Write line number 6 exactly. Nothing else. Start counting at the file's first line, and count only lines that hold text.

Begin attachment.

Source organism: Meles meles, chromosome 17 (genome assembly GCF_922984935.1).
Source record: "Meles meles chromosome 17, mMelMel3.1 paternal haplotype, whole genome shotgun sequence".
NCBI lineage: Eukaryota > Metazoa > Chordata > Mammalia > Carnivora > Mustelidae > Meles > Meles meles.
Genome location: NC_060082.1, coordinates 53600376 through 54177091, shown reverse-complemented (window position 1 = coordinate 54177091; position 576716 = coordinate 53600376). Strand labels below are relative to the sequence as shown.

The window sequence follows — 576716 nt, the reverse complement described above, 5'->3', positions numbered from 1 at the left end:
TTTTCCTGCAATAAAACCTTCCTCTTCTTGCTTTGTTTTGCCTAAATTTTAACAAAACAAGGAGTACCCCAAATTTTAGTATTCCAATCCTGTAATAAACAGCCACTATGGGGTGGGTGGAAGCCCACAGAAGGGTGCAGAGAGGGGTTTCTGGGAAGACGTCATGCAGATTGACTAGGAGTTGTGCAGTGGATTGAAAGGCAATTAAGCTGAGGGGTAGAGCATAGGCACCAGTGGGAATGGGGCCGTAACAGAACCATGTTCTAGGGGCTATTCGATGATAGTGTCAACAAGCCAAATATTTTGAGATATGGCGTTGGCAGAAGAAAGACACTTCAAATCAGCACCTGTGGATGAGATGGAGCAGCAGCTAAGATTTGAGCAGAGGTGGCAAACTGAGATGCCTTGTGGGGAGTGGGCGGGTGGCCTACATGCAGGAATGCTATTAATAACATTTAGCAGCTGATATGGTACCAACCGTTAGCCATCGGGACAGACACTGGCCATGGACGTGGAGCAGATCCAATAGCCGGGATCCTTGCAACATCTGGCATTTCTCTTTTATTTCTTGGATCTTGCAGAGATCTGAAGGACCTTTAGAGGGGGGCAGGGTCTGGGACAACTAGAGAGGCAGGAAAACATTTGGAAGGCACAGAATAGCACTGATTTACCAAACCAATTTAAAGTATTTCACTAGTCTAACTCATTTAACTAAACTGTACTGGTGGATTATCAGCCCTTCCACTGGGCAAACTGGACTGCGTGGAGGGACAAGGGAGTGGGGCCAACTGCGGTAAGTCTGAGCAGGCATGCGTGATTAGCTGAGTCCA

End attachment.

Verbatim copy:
TTTTCCTGCAATAAAACCTTCCTCTTCTTGCTTTGTTTTGCCTAAATTTTAACAAAACAAGGAGTACCCCAAATTTTAGTATTCCAATCCTGTAATAAACAGCCACTATGGGGTGGGTGGAAGCCCACAGAAGGGTGCAGAGAGGGGTTTCTGGGAAGACGTCATGCAGATTGACTAGGAGTTGTGCAGTGGATTGAAAGGCAATTAAGCTGAGGGGTAGAGCATAGGCACCAGTGGGAATGGGGCCGTAACAGAACCATGTTCTAGGGGCTATTCGATGATAGTGTCAACAAGCCAAATATTTTGAGATATGGCGTTGGCAGAAGAAAGACACTTCAAATCAGCACCTGTGGATGAGATGGAGCAGCAGCTAAGATTTGAGCAGAGGTGGCAAACTGAGATGCCTTGTGGGGAGTGGGCGGGTGGCCTACATGCAGGAATGCTATTAATAACATTTAGCAGCTGATATGGTACCAACCGTTAGCCATCGGGACAGACACTGGCCATGGACGTGGAGCAGATCCAATAGCCGGGATCCTTGCAACATCTGGCATTTCTCTTTTATTTCTTGGATCTTGCAGAGATCTGAAGGACCTTTAGAGGGGGGCAGGGTCTGGGACAACTAGAGAGGCAGGAAAACATTTGGAAGGCACAGAATAGCACTGATTTACCAAACCAATTTAAAGTATTTCACTAGTCTAACTCATTTAACTAAACTGTACTGGTGGATTATCAGCCCTTCCACTGGGCAAACTGGACTGCGTGGAGGGACAAGGGAGTGGGGCCAACTGCGGTAAGTCTGAGCAGGCATGCGTGATTAGCTGAGTCCA